Sunday, May 29, 2011

I'd like to Flip cars, but what kind of cars should I buy?

Well the first thing I like to do when I flip cars is go to my source for finding public and government auctions (There is a free trial but after that there is a one-time fee of around $40. This grants you a lifetime membership and you do not have to be a dealer to be a member) and look around at approaching auctions in my area.

For instance, I see one that is coming up this week with about 175 cars and trucks. As I examine the list, I find 5 2004 Ford Focus’s. Now I usually do not care about Focus’s one way or another, but the miles on these are excellent. Three of them have between 31,000 and 34,000 miles. And the other 2 has 39,000 and 40,000. For inexpensive, 7-year-old cars, this will be a massive selling point.

The auction listing also shows me that these vehicles were previously "government owned". That explains the low miles and now I'm definitely interested. It is very probable that these were driven by local government office employees when they had to venture out into the field, apparently not often our case. The great thing about it is that government owned vehicles are normally very well maintained, so these 5 vehicles are looking like primary examples of vehicles I can buy extremely cheap and flip for a profit fast.

Alright, so the next thing we do when we flip cars at these auctions, is set up a max bid target price, so now I look for the trade-in value of these vehicles. If I use Kelley Blue Book, that is really just a rough estimate that can be off by alot. To make sure, what I try to find out is what are Dealers paying for this car at dealer auctions. This is the True trade-in value.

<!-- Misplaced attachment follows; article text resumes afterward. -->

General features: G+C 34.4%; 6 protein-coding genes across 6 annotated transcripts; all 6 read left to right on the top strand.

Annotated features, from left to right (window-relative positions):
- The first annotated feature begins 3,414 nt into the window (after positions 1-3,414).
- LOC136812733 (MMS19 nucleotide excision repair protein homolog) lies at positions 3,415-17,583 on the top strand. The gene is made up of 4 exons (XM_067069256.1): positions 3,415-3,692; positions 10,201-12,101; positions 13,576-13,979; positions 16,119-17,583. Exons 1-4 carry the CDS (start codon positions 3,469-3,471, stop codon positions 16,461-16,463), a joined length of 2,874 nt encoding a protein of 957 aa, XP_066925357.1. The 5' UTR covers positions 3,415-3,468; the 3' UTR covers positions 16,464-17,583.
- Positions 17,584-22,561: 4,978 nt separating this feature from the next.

Now I know where to get this information, but most of you won't. Don’t worry, Here is how to get it:

Call up a nearest loan department of your local bank and inquire about a Manheim Market Report (MMR) price. Most banking institutions worth anything subscribe to this information. If yours doesn't, just call another bank.

Nevertheless, you will learn that the average selling price for 2004 Focus’s in good condition at these dealer auctions are $2,300 (this is a car or trucks true trade-in value).

However, the Focus’s I am interested in are way under average in miles and would more than likely go for way more than this at the Dealer auction. So because these vehicles are at a public auto auction, where prices are normally lower, I’ll set my max bid at no more than $1,500.

Next I go to autotrader to see the selling prices for these in my local market. I see they are selling on average for around $3,600, but they have two or three times the mileage my potential flips have. So, I will look for a selling price of $3,500 and my car will jump right out at potential car buyers. I’ll likely sell it in a day or two. However if it does not sell in a weeks time, I'll simply lower the price to $2,900 and it sure enough will be sold.

At these prices, a vehicle with low miles are usually irresistible to anyone looking for inexpensive transportation, or looking for a vehicle for a child to get around town or college. And whether the net profit is $1,400 or $2,100, it’s nice for a few hours of work, and this is why I flip cars for a living!

No comments:

Post a Comment